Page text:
Red Velvet Pancakes
Red velvet pancakes (photo courtesy Taste of Home).



Cereals, Pancakes & Waffles

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September 2005
Updated August 2018

Product Reviews / Main Nibbles / Cereals, Pancakes & Waffles

Pancake & Waffle Glossary

Page 6: Terms Beginning With S To Z


This is page 6 of a six-page glossary of pancake and waffle terms. If you’d like to suggest additional words for inclusion, click here. Learn more about your other favorite foods in our 100+ food glossaries.

You can click on the letter of the alphabet in the bar below to get to a particular term.

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This glossary is protected by copyright and cannot be reproduced in whole or part.

A Chinese snack consisting of a non-leavened salty flatbread infused with oil and minced scallions (green onions). Unlike a true pancake, it is made from dough instead of batter, similar to an Indian paratha, Mediterranean pita bread, Mexican tortilla or Indian naan.



Small pancakes, 2-3 inches in diameter, served in a stack. They are so-called because they are similar in size to the American silveer dollar (discontinued in 1979).



Scallion Pancakes
Scallion pancake (photo courtesy Healing Tomato).


Sorghum is a genus of about 20 species of grasses, native to tropical and subtropical regions of Eastern Africa, with one species native to Mexico. The grown stalks can be boiled down into a liquid and processed into a syrup, which is used in much the same way traditional syrup is used: on breakfast dishes such as pancakes, French toast and waffles, or as a sweetener for baking. Milder than molasses, sorghum syrup is great on pancakes and baked beans.

  Sorghum Syrup

Sorghum syrup (photo courtesy Loveless Cafe).

Dutch for “syrup waffle,” stroopwafels are cookies made from two round waffle-like wafers with a sweet syrup or caramel filling. Sometimes nuts or other flavors are added to the filling. About four inches in diameter, stroopwafels are traditionally prepared by cutting a freshly made waffle in half horizontally, spreading the filling and rejoining the two halves. Stroopwafels are an old Dutch treat, invented in Gouda in 1784. The traditional way to eat them is with a cup of coffee, tea or cocoa. Just before it is eaten, the stroopwafel is placed on top of the hot cup in order to soften it up; the filling melts, and scents of cinnamon and nutmeg are released into the air. Read our review of Dutch Moon Stroopwafels.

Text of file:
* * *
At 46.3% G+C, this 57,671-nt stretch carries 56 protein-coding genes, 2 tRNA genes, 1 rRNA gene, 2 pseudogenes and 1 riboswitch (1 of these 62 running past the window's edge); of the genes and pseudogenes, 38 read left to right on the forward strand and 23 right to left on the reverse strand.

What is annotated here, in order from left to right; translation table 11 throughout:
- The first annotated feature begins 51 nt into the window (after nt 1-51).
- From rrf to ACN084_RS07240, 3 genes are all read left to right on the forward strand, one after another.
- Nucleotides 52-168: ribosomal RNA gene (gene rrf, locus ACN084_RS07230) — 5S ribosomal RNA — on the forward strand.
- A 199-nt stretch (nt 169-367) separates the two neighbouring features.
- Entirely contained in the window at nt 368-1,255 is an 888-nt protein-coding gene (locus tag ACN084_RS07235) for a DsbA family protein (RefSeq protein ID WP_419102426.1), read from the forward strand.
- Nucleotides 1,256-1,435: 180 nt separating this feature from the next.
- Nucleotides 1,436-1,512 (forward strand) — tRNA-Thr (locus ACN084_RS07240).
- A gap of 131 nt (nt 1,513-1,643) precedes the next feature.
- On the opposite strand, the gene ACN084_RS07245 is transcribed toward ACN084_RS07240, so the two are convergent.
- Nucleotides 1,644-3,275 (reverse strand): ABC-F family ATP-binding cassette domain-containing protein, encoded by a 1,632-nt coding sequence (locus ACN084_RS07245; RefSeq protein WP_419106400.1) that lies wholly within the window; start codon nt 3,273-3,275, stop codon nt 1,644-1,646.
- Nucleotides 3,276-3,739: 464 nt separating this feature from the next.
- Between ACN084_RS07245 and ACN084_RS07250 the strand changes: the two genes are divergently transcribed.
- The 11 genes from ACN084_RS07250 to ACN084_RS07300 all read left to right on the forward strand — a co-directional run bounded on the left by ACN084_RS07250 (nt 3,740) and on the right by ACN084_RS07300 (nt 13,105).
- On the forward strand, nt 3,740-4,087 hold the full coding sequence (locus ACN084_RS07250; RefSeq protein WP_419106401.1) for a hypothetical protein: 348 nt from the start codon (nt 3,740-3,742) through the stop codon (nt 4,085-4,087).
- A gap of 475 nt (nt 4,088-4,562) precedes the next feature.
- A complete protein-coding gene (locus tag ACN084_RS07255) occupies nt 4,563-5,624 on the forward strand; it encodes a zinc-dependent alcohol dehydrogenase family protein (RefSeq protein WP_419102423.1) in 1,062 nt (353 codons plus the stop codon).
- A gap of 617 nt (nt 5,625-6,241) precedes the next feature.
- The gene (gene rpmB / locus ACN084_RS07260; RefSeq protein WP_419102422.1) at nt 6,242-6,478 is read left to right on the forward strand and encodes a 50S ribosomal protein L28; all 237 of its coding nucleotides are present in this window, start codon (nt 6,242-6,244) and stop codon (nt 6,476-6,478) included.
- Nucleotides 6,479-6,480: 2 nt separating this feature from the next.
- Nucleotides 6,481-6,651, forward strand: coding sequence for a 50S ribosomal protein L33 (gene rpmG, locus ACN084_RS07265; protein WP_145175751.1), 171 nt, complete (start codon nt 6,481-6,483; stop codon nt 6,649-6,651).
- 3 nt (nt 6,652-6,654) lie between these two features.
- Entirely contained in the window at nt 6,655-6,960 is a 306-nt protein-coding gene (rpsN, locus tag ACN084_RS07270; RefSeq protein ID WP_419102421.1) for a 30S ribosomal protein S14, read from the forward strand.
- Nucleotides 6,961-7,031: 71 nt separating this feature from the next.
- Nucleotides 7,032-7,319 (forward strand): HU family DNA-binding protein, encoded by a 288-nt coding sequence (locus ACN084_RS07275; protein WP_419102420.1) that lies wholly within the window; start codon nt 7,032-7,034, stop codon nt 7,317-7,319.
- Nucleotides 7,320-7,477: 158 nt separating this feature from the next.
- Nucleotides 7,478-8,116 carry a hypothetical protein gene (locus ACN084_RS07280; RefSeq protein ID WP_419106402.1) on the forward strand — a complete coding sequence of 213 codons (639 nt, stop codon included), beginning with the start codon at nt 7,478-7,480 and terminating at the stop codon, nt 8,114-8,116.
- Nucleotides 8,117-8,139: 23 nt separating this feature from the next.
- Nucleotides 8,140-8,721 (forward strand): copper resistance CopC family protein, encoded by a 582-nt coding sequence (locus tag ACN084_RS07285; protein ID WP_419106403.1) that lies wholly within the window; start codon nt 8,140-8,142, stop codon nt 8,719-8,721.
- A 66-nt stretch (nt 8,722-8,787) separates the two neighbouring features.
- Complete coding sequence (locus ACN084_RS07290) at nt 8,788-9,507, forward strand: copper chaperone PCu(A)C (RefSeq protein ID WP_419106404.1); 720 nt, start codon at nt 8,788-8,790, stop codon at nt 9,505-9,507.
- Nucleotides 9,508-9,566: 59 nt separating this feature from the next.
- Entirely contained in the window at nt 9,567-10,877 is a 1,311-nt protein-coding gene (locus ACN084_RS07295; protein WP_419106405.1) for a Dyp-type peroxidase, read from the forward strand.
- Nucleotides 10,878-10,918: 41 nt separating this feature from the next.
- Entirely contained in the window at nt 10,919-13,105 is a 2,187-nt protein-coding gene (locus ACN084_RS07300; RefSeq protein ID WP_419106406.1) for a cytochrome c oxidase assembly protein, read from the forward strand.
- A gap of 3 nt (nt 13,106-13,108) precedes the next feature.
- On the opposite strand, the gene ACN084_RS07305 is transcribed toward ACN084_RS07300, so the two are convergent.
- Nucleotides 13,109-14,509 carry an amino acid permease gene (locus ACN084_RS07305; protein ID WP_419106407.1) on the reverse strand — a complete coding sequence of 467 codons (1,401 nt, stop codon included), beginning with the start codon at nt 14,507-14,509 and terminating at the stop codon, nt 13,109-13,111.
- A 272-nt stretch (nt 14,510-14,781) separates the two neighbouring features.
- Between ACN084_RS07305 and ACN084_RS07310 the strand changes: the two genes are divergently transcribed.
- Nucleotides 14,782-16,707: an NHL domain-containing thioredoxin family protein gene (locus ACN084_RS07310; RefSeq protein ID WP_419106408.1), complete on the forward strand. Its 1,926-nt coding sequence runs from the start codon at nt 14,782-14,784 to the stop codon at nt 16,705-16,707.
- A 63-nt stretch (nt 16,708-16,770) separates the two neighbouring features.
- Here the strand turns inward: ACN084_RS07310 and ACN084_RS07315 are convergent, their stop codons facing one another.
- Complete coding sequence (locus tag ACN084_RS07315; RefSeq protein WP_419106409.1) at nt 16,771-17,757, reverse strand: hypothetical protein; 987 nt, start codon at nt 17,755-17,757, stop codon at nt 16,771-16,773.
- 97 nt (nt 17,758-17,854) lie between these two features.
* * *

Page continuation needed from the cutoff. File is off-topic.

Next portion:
Now a gourmet treat, the stroopwafel was originally a poor man’s cookie, made from old crumbs and syrup. If you have a waffle iron, click here for the recipe to bake your own. Read our review of Dutch Moon Cookies, gourmet mini stroopwafels.



Surnali are south Indian griddle cakes, made from rice and coconut. There are no eggs or flour. They are cooked on one side only, and emerge spongy and dimpled. cottony soft, dimpled dosas with a texture similar to pancakes. They are smaller in size, like “silver dollar” pancakes. Sometimes jaggery—a butterscotch-like sugar made from date palms or sugar cane—is added to the batter. They are traditionally served with butter or ghee and honey.



A pancake made with flour, sugar, milk, egg and butter, which cooks up very flat—not as thin as a crêpe, but much more crêpe-like than a fluffy American-style pancake. It is typically served with lingonberry sauce. The pancakes can be served folded, as in the photo, or rolled into a tube shape. In the latter presentation, the pancake is rolled around a filling.


Swedish Pancakes

Swedish pancakes (photo courtesy Your Home Based Mom).


Tlacoyos are oval-shaped fried cakes made of masa, finely-ground corn. They are similar to fresh corn tortillas, but are somewhat torpedo-shaped and fatter. Sometimes tlacoyos are stuffed with refried beans, dry cheese, fava beans or other ingredients. Tlacoyos are an excellent accompaniment to soups and stews. Most traditional tlacoyos do not have lard or salt in the masa, and if not eaten immediately after they are cooked, they become very tough and dry, even if reheated. The name tlacoyo is a variation of the Nahuatl word tlatlaoyo, a name given to an antojito typical of central Mexico. A larger version of the tlacoyo is the huarache.